Association stickers declaring “I’m a BE KIND TO ANIMALS kid” and
coloring pages. Thanks to the SPCA for all they do.
To my constituents in Allenstown, Epsom, and Pittsfield:
The House is now dealing with Senate bills. My committee heard a
number of study committees, technical corrections bills, and three
licensing bills. SB116 and SB 189 both deal with gas fitters. SB116
consolidating two license categories that, in practice, have no real
distinction; SB189 combines gas fitters with plumbers (plus oil heat
and water well technicians) into a new mechanical licensing board.
This is something that’s been in work for a while – there’s
significant overlap among the professions. The committee, the board,
and the professionals all agree that this is a good idea, so a
subcommittee is combing through the language to make sure everything
is in order.
SB135, which would require genetic counselors be licensed, strikes
me as a solution in search of a problem. There are less than 20
genetic counselors in the state, the national professional
organization has a thorough certification program so people looking
for one can ensure the candidate is well trained and up to date, and
nearly all the “problems” they presented to us were other medical
professionals (doctors and nurses, mostly) misinterpreting genetic
data. Since SB135 exempts other professionals, I can’t see that it
will do any good. I’m on a subcommittee to look into it in more
Other committees are hearing meatier bills: Finance and Ways and
Means together are hearing SB152, the “one, high-end, highly
regulated” casino that would expand gambling in the state. Dan is on
the subcommittee reviewing revenue estimates and the fee structure;
other subcommittees are looking into non-financial aspects and the
regulatory structure. The bill won’t be before the whole House until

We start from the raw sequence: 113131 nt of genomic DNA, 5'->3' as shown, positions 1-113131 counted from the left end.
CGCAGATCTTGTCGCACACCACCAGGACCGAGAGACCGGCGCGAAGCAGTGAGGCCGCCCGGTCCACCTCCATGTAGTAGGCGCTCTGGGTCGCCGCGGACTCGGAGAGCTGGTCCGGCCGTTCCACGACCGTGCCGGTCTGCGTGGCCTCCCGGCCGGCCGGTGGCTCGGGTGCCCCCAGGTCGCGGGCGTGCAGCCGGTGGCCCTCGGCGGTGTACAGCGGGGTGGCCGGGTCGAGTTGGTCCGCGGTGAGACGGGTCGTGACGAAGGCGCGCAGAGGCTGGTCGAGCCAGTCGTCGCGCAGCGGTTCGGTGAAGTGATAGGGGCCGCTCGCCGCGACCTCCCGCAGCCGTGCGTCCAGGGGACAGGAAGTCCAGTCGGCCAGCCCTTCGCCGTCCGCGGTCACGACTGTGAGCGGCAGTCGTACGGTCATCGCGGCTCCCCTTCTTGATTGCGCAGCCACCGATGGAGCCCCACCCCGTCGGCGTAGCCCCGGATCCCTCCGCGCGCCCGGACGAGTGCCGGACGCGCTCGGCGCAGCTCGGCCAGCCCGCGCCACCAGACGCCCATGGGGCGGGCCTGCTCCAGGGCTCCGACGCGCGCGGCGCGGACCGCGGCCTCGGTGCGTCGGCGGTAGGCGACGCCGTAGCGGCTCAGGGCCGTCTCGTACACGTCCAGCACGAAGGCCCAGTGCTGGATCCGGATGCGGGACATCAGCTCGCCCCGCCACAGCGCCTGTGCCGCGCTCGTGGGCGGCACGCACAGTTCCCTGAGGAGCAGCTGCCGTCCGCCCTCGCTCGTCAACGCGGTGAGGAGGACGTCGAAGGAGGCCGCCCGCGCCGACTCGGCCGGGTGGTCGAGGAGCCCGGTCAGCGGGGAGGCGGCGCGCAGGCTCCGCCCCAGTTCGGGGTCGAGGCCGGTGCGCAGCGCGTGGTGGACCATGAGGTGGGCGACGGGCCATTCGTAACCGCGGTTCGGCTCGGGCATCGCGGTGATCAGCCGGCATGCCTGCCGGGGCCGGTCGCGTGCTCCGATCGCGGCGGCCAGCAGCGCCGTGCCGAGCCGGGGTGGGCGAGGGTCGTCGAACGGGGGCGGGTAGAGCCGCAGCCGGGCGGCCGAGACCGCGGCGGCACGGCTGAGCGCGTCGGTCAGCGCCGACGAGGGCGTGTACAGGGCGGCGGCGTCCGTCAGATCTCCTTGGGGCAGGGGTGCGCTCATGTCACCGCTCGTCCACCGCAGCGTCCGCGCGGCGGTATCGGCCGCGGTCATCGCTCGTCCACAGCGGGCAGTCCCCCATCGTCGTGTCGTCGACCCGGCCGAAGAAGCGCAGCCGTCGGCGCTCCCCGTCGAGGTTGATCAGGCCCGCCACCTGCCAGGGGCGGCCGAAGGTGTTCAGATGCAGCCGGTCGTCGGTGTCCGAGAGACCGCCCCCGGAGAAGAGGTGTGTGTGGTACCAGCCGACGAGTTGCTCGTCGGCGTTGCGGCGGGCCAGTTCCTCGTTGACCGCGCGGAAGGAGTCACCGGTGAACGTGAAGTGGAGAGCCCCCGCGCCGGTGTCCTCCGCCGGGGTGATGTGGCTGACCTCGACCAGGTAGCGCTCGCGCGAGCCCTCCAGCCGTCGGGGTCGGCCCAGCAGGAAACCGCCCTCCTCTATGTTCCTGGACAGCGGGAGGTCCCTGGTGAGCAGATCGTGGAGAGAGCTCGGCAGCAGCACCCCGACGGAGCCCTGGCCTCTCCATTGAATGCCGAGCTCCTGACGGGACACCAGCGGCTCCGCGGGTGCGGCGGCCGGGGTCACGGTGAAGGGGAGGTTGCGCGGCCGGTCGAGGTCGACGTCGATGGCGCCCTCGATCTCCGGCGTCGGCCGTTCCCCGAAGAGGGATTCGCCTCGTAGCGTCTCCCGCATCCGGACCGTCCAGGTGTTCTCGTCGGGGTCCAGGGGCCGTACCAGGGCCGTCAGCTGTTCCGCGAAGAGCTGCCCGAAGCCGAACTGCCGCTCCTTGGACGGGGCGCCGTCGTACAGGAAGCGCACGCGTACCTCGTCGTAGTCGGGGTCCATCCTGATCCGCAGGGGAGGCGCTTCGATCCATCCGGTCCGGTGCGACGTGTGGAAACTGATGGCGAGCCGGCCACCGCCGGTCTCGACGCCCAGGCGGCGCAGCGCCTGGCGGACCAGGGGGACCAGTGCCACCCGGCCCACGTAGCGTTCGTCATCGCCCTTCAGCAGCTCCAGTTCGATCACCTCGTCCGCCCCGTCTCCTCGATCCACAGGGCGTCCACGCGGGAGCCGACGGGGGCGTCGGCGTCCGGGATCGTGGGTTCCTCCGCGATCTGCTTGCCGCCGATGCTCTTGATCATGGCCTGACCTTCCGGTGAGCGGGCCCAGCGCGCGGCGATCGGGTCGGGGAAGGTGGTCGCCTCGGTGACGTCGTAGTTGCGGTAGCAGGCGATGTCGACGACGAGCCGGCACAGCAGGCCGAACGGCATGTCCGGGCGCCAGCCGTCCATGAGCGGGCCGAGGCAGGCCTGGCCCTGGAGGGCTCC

the end of May.
Interested readers can email me for my newsletter, with more details
than can fit here.
Representative Carol McGuire
Epsom Central School Staff and Faculty
Mr. Steven Patterson, Middle School Language Arts, 6th and 7th
Steven teaches reading to middle school students. He has a BA in
Philosophy/Liberal Arts from St. John’s Seminary, Boston, and an
M.Ed from Notre Dame College, and is highly qualified in History and
English. He started at ECS in the spring of 1994 and has “worn many
hats” as a teacher here: he started as a third team teacher in a
large fifth grade class; taught 6th grade Social Studies, Science,
Math, and Language Arts; taught 1st grade for two years; worked with
4th grade students for a number of years; and returned to middle
school. Steven serves as the Middle School Team Leader (liaison to
admin), the school Substitute Coordinator, and the Coordinator for
Steven hopes he can give his students the skills to be successful,
and believes that the ability to read will make a great difference
in their lives. His favorite aspect of working at ECS is the sense
of community. He says, “It took a few years, but now this is my
home.” He calls the other teachers ‘great friends and colleagues,’
and says that the parents are invested in the school and care about
what’s going on with their children. Steven says that parents should
realize the importance of showing their children that reading is
important by either reading with their children or asking questions
about what is going on in class. He also believes parents should
make it clear that it’s OK to make a mistake, to learn from it, and
to move forward.
Steven lives in Concord with his wife and their son and two
daughters. His wife teaches at the Shaker Road School in Concord,
where two of their children now attend with one daughter in high